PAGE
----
I'm always amazed at the number of new clients who come in not knowing how much of their portfolio is at risk.
Time and again, we'll find that people never made the switch from the accumulation phase of their investment cycle to the preservation phase that is so important in retirement. They're taking a lot more risk than they realize -- and much more than they actually want.
So, one of the first things we'll do is perform a risk assessment on their current holdings. They'll tell us, "I don't want to lose more than 5% to 10%," but when we get the analysis back, we'll see they're at risk of losing 20%, 30% or even 40%.
Once they get over the shock, they're ready to learn about volatility and what it can do to their portfolios -- specifically in retirement, when they're depending on those investments for income. That's when market risks represent the potential loss of funds, which can have an impact on the retirement lifestyle they dreamed of for years.
Volatility isn't as much a concern during those accumulation years. If you're 35 and the market takes a tumble, you've got plenty of time -- decades, in fact -- to recover before you're ready to retire. But when you're actually in retirement, volatility definitely becomes a significant concern.
A major reason for that concern, of course, is you no longer have all those years of potential recovery time ahead of you to counteract anything that goes amiss. If the market takes a big dip, you have less chance of recovering, and that may mean you'll need to change your spending habits and how much you're withdrawing from your accounts to live on.
Some people might argue that volatility also involves some big gains in the market to counter those big losses. Won't it all even out in the end?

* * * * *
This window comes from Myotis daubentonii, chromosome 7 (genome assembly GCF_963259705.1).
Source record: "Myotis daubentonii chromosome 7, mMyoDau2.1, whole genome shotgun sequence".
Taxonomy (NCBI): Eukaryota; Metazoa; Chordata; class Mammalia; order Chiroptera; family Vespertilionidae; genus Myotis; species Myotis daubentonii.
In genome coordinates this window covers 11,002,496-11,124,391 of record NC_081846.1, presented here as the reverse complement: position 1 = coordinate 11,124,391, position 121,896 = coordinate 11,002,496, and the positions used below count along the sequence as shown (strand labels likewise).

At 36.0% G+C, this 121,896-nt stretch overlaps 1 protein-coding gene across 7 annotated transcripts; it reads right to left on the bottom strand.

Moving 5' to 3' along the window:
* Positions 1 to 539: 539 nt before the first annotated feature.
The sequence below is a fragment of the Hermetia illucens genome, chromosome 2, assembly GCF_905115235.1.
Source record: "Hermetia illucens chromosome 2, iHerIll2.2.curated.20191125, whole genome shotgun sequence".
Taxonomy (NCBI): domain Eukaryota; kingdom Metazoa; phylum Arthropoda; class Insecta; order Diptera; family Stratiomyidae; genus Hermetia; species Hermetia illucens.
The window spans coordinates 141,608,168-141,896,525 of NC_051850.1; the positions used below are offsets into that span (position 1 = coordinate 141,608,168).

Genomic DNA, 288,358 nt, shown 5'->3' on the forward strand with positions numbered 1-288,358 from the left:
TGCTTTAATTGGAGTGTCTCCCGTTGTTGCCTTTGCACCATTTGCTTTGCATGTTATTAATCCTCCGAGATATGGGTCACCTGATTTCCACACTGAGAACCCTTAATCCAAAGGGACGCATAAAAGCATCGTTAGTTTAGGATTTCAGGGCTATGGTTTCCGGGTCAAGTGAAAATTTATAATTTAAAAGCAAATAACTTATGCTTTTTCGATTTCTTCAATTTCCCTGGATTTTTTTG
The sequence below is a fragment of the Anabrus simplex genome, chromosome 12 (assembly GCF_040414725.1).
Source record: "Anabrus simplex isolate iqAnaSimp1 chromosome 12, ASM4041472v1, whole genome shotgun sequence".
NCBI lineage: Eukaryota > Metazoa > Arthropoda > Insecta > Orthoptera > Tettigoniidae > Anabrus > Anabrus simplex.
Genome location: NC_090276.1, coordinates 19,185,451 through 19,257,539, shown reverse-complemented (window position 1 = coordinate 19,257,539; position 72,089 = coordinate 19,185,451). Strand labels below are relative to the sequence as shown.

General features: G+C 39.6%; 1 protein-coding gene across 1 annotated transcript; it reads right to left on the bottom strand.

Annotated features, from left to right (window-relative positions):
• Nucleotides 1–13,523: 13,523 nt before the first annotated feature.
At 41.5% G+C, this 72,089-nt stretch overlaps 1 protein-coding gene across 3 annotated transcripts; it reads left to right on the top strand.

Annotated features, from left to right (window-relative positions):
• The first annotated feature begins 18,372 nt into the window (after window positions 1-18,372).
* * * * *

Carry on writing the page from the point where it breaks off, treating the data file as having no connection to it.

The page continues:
If you have $100,000 invested and take a 30% loss one year, a 30% gain the next year won't even get you back to square one. That 30% loss dropped you to $70,000. That 30% gain brought you to $91,000, still $9,000 below where you started.
Another factor comes into play when you're already retired. At that point, you also may be withdrawing money from some of your accounts to handle your daily living expenses and enjoy your retirement. A big drop in a volatile market -- combined with your withdrawals -- makes it even more difficult to keep things steady on your financial side.
It may be time to take a real hard look at the amount of risk you have in your portfolio by having a professional do a risk analysis for you and determine whether you're taking too much risk, being too conservative or playing it just about right.
The result could be eye opening -- and it also could provide much-needed information that will help you make better investment choices going forward.
Andrew Montgomery Costa is the co-founder and managing director of Global Wealth Management (www.askglobalwealth.com). He is a co-author of The Ultimate Success Guide and the co-host on radio's The Global Wealth Show.
Ronnie Blair contributed to this article.
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